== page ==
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Sunday, October 30, 2016

Sunday's Sardana

We finished our week in the Torrevieja area, where we used to live, and rode the train to Barcelona from Alicante yesterday afternoon. We could have flown back home to the U.S. this morning, but instead we delayed our departure by a day just to see the sardanas in front of the Cathedral in the old part of the city of Barcelona.

I first wrote about the sardanas in 2009, I've just discovered by searching this blog. We were in Barcelona for our first visit, centered around a meeting of the Mediterranean Editors and Translators. On Sunday morning we happened upon what seemed like an impromptu folk dance in the plaza in front of the old cathedral not far from our hotel. It is, in fact, anything but impromptu. It happens every Sunday, from 11:15 to 1:00 PM, we have learned, and it is a celebration particular to the Catalunya autonomous community of Spain.

We arrived early at the plaza, in time for a café con leche, and when we made our way around the cathedral, we came to the front, where sixteen or so chairs were set up and roped off on the steps in front of the cathedral. Slowly, musicians appeared within the roped-off area and took their seats. They unpacked instruments: a piccolo, clarinet, other woodwinds, but we were standing right behind the man who lugged in a bass, and we watched him place bandages on his fingers, then he sanded the strings of the bass, ran a lit pocket lighter along them ("Don't try this at home," he told us), and then rosin. No director appeared, but at precisely 11:15 (and this the morning of the change from summer to winter time in Europe) the piccolo lead with a couple bars and then the rest of the instruments joined in, and then one, then two, and three circles of dancers formed on the pavement below, and the slow, ritualistic melody and movements combined in the weekly celebration of the old Catalunyan tradition.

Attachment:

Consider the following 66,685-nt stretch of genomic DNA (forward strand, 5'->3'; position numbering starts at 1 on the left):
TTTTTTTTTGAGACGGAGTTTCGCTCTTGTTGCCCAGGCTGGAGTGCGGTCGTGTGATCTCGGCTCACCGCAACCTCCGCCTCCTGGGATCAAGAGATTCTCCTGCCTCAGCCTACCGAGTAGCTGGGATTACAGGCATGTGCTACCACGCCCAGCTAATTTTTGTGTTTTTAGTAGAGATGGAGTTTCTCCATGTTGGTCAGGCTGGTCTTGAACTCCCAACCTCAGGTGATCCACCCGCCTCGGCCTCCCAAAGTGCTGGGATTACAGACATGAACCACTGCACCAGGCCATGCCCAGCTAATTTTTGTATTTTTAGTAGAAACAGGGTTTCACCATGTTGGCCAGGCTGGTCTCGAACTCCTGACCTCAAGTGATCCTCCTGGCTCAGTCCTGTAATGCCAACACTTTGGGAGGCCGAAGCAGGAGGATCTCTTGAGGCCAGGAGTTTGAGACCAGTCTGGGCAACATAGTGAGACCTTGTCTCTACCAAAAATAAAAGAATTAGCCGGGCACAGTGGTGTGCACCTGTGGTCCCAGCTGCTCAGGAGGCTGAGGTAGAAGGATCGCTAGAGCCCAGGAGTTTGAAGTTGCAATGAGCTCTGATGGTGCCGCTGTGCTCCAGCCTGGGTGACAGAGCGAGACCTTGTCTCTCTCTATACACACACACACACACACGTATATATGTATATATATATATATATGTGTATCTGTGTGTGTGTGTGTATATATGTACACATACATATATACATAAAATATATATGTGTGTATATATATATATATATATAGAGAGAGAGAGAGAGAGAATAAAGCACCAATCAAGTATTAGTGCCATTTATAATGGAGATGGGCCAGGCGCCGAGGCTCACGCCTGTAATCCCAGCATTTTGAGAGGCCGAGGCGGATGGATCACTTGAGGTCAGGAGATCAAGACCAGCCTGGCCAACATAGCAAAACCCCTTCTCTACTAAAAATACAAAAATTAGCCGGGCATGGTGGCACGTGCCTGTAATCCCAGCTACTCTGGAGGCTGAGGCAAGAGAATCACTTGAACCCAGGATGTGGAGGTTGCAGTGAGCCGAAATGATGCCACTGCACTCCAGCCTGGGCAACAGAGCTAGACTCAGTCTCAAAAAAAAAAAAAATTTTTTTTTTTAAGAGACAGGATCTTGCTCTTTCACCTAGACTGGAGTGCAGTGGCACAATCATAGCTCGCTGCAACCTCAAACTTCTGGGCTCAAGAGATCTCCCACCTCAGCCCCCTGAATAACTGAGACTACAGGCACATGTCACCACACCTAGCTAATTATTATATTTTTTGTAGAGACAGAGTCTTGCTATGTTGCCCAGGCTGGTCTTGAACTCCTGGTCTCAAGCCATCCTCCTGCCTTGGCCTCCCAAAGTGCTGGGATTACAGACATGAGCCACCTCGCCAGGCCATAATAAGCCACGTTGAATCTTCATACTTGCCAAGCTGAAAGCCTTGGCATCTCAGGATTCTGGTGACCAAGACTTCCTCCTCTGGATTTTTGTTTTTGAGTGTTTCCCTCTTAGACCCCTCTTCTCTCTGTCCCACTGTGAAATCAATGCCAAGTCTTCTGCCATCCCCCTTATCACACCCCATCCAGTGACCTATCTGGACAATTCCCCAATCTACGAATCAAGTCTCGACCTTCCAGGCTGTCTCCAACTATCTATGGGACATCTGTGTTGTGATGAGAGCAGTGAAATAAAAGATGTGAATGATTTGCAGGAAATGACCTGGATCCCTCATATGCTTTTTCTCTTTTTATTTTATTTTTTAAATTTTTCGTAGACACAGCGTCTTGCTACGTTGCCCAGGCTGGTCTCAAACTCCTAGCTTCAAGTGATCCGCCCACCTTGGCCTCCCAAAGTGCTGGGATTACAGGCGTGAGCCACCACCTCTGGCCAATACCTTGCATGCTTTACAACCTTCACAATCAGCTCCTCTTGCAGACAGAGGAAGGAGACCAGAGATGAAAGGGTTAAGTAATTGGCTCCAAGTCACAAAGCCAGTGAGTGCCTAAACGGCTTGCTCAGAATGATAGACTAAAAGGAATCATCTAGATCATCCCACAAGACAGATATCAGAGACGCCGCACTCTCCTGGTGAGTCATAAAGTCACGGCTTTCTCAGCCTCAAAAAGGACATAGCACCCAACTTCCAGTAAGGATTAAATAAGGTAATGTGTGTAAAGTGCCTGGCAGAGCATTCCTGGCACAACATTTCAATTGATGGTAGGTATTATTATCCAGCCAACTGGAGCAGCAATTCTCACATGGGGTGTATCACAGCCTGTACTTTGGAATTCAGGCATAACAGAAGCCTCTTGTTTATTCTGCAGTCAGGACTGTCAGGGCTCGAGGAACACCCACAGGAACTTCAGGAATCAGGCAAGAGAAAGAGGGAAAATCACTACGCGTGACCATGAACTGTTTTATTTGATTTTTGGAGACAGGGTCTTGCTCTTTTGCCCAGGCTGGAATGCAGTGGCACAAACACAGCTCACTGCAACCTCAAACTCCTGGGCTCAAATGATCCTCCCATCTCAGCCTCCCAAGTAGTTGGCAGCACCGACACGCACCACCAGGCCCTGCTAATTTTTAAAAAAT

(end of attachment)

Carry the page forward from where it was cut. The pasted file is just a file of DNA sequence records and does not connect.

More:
The Catalunyan flag was waving behind the dancers and in front of the musicians, not the Spanish flag. Some may look upon this as a weekly political protest, and there is surely some truth in that description. You can also see it as a hallowed, weekly acknowledgement of a culture, and of the idea of vibrant individual cultures within states. We spied an old man dancing who could barely keep up with the movements and during a break asked him how long he had been dancing sardana in the square. Thirty years, he said. We made a date to come back and see him ten years from now, at which point we know he will either be on the square in front of the cathedral, or he will have danced his way into paradise.

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